Dorothea Dix Park: A Park with a City in It
By Caroline Lindquist
Sitting less than a mile from the main street of downtown Raleigh, North Carolina is a 308-acre piece of land that is undergoing a transformation into America’s next great urban park. The rare opportunity to have an expansive green space on land in the heart of one of the nation’s fastest growing cities has led some planners and landscape architects to call the creation of Dorothea Dix Park the most important and exciting urban park project in America today.
How was this land saved for so long from private development? For 150 years, the land was the site of the State Mental Health Hospital, named Dorothea Dix Hospital. For the 150 years prior to the hospital, the land was a plantation. In the early 2000s, the State of North Carolina determined they would close the hospital, as trends in mental health services had shifted away from centralized care. Multiple community groups and local business leaders urged the city to seize this opportunity and buy the land for public space. In 2015, the City of Raleigh, with the support of the community, purchased the 308 acres from the State for $52M with the intent of turning the land into a destination park.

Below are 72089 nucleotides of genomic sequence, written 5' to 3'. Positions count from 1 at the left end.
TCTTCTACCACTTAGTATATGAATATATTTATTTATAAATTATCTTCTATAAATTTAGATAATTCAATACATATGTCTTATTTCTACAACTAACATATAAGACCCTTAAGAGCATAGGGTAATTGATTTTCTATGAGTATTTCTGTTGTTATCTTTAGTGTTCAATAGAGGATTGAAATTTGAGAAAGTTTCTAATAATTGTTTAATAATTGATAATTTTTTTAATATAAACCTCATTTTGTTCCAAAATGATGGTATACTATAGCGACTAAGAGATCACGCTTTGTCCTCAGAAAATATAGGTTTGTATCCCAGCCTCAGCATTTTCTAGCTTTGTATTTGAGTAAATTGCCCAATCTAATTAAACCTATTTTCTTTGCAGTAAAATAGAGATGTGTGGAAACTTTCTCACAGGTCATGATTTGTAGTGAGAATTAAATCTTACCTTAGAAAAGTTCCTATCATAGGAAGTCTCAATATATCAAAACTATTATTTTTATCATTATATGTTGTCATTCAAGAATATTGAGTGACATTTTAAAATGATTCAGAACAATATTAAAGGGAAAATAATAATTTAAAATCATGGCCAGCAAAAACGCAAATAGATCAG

Dorothea Dix Mental Health Hospital functioned as almost a city within a city. It had its own working farm, power plant, water source, woodworking shop, a playground and mini neighborhoods where doctors, nurses, and their families lived. At its maximum, the hospital property stretched westward 2,000 acres. The self-sufficiency of the property meant that the land and those who occupied it were in many ways isolated from the rest of the city. The stigma that surrounded the mental health hospital only furthered that perception. Neighbors of the hospital property include North Carolina’s Central Prison, the Governor Morehead School for the Blind, and formerly included an orphanage, a co-location of marginalized people of society in that time. Now, city is working to transform the site into a welcoming central gathering space for all.
Access the published article in the October 2019 issue of the Biophilic Cities Journal